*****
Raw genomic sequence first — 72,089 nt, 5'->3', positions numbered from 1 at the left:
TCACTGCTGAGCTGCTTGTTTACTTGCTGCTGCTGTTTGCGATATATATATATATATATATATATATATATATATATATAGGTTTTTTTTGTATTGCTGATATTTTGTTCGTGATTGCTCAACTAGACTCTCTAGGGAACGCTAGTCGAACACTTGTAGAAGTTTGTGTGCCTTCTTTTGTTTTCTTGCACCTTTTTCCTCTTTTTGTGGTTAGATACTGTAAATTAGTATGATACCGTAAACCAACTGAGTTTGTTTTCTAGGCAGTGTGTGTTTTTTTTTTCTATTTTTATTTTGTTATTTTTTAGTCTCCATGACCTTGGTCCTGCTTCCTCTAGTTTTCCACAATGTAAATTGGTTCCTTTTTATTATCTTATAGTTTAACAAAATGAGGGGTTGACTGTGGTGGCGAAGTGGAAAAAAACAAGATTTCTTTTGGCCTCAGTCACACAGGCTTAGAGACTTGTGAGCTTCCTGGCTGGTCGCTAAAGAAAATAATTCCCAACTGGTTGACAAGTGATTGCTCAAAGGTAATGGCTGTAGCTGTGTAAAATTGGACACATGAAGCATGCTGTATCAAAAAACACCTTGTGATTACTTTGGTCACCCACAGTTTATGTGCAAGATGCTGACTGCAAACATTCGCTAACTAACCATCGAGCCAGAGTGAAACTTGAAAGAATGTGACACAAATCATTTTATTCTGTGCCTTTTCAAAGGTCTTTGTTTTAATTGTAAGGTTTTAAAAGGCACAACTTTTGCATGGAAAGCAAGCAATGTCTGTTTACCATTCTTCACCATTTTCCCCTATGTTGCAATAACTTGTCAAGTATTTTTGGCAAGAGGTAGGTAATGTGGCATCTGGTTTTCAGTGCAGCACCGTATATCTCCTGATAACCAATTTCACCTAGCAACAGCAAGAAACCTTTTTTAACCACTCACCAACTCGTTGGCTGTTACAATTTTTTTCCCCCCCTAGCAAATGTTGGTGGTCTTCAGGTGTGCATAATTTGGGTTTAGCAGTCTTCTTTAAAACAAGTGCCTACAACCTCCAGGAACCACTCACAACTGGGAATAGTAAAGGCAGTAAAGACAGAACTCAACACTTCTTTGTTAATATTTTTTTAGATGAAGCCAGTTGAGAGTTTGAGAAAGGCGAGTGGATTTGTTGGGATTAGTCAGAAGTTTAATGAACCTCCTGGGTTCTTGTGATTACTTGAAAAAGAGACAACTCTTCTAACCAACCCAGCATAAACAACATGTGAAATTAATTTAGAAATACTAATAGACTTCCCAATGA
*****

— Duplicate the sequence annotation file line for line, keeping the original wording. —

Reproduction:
Raw genomic sequence first — 72,089 nt, 5'->3', positions numbered from 1 at the left:
TCACTGCTGAGCTGCTTGTTTACTTGCTGCTGCTGTTTGCGATATATATATATATATATATATATATATATATATATATAGGTTTTTTTTGTATTGCTGATATTTTGTTCGTGATTGCTCAACTAGACTCTCTAGGGAACGCTAGTCGAACACTTGTAGAAGTTTGTGTGCCTTCTTTTGTTTTCTTGCACCTTTTTCCTCTTTTTGTGGTTAGATACTGTAAATTAGTATGATACCGTAAACCAACTGAGTTTGTTTTCTAGGCAGTGTGTGTTTTTTTTTTCTATTTTTATTTTGTTATTTTTTAGTCTCCATGACCTTGGTCCTGCTTCCTCTAGTTTTCCACAATGTAAATTGGTTCCTTTTTATTATCTTATAGTTTAACAAAATGAGGGGTTGACTGTGGTGGCGAAGTGGAAAAAAACAAGATTTCTTTTGGCCTCAGTCACACAGGCTTAGAGACTTGTGAGCTTCCTGGCTGGTCGCTAAAGAAAATAATTCCCAACTGGTTGACAAGTGATTGCTCAAAGGTAATGGCTGTAGCTGTGTAAAATTGGACACATGAAGCATGCTGTATCAAAAAACACCTTGTGATTACTTTGGTCACCCACAGTTTATGTGCAAGATGCTGACTGCAAACATTCGCTAACTAACCATCGAGCCAGAGTGAAACTTGAAAGAATGTGACACAAATCATTTTATTCTGTGCCTTTTCAAAGGTCTTTGTTTTAATTGTAAGGTTTTAAAAGGCACAACTTTTGCATGGAAAGCAAGCAATGTCTGTTTACCATTCTTCACCATTTTCCCCTATGTTGCAATAACTTGTCAAGTATTTTTGGCAAGAGGTAGGTAATGTGGCATCTGGTTTTCAGTGCAGCACCGTATATCTCCTGATAACCAATTTCACCTAGCAACAGCAAGAAACCTTTTTTAACCACTCACCAACTCGTTGGCTGTTACAATTTTTTTCCCCCCCTAGCAAATGTTGGTGGTCTTCAGGTGTGCATAATTTGGGTTTAGCAGTCTTCTTTAAAACAAGTGCCTACAACCTCCAGGAACCACTCACAACTGGGAATAGTAAAGGCAGTAAAGACAGAACTCAACACTTCTTTGTTAATATTTTTTTAGATGAAGCCAGTTGAGAGTTTGAGAAAGGCGAGTGGATTTGTTGGGATTAGTCAGAAGTTTAATGAACCTCCTGGGTTCTTGTGATTACTTGAAAAAGAGACAACTCTTCTAACCAACCCAGCATAAACAACATGTGAAATTAATTTAGAAATACTAATAGACTTCCCAATGA